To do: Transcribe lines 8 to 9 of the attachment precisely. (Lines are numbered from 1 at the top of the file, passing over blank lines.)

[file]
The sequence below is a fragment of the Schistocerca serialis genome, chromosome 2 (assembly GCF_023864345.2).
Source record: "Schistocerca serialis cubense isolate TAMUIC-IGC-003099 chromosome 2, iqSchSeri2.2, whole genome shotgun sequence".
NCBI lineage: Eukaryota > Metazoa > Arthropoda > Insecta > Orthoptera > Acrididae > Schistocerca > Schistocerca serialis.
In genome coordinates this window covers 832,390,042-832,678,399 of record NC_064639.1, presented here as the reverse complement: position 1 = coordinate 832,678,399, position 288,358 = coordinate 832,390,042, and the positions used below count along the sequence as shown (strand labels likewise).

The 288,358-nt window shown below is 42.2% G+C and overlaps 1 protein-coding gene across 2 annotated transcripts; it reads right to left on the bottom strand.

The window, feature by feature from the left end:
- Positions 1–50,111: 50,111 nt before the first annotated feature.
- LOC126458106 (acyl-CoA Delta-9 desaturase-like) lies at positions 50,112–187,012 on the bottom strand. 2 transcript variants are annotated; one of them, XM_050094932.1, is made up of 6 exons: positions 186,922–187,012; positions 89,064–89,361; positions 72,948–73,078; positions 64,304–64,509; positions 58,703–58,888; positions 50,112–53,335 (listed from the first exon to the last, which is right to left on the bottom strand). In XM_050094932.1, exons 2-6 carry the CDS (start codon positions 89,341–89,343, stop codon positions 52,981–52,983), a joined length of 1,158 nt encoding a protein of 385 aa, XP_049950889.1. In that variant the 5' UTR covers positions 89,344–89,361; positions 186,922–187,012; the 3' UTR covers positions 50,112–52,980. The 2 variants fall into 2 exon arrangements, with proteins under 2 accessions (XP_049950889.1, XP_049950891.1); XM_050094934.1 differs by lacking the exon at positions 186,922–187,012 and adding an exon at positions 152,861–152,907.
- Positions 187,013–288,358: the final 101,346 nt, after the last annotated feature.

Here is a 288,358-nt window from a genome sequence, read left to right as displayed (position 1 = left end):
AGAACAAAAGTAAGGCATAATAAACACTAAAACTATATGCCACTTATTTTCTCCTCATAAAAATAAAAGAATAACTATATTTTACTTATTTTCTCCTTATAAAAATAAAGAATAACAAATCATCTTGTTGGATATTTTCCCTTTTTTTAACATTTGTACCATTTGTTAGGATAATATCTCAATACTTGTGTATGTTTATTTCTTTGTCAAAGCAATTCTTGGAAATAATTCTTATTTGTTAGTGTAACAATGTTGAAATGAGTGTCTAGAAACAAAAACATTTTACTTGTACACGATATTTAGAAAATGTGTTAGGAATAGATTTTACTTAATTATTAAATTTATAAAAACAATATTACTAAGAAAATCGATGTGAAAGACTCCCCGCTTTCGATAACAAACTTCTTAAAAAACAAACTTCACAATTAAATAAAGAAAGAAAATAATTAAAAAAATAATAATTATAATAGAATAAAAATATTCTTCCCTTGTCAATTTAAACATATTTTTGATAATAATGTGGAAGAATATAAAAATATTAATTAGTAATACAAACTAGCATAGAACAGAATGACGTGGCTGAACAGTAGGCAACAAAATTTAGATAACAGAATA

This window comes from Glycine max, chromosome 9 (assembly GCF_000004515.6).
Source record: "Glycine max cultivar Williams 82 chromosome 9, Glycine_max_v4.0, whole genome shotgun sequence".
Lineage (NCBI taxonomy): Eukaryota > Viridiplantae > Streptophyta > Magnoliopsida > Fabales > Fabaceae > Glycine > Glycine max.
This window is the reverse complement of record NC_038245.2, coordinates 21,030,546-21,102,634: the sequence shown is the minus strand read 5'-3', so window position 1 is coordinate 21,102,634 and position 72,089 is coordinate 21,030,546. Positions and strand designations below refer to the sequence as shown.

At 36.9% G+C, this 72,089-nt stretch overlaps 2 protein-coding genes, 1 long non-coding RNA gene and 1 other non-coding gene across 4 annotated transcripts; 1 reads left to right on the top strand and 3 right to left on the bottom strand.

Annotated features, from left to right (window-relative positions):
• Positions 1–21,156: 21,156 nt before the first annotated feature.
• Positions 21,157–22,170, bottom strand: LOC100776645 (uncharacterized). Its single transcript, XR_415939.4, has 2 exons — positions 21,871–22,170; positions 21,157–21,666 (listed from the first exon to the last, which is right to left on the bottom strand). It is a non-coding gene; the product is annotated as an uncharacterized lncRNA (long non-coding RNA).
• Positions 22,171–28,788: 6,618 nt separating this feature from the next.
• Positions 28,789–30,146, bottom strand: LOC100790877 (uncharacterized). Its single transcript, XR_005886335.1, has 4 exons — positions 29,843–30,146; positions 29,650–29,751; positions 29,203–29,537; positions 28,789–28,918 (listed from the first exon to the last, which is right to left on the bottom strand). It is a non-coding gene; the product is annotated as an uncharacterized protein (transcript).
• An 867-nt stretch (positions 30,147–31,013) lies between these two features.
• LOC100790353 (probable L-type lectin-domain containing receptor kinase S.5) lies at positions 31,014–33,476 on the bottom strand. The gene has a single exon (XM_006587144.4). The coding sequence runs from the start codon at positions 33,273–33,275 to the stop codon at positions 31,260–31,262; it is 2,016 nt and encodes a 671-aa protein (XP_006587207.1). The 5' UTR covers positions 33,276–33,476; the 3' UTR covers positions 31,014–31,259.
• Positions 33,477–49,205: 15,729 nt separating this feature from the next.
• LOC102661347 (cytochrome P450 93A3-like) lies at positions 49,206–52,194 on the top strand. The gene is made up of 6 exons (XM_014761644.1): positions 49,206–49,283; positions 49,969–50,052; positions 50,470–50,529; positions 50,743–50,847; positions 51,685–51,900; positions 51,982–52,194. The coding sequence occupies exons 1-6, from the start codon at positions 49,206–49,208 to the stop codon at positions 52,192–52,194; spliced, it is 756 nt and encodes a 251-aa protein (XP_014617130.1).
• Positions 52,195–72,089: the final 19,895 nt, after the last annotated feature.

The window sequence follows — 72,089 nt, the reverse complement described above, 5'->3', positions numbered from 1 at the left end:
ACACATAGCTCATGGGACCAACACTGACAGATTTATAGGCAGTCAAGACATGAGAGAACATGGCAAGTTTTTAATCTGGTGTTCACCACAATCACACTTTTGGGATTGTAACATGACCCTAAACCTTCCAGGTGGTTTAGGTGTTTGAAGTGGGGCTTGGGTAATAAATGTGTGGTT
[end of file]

- LOC126458106 (acyl-CoA Delta-9 desaturase-like) lies at positions 50,112–187,012 on the bottom strand. 2 transcript variants are annotated; one of them, XM_050094932.1, is made up of 6 exons: positions 186,922–187,012; positions 89,064–89,361; positions 72,948–73,078; positions 64,304–64,509; positions 58,703–58,888; positions 50,112–53,335 (listed from the first exon to the last, which is right to left on the bottom strand). In XM_050094932.1, exons 2-6 carry the CDS (start codon positions 89,341–89,343, stop codon positions 52,981–52,983), a joined length of 1,158 nt encoding a protein of 385 aa, XP_049950889.1. In that variant the 5' UTR covers positions 89,344–89,361; positions 186,922–187,012; the 3' UTR covers positions 50,112–52,980. The 2 variants fall into 2 exon arrangements, with proteins under 2 accessions (XP_049950889.1, XP_049950891.1); XM_050094934.1 differs by lacking the exon at positions 186,922–187,012 and adding an exon at positions 152,861–152,907.
- Positions 187,013–288,358: the final 101,346 nt, after the last annotated feature.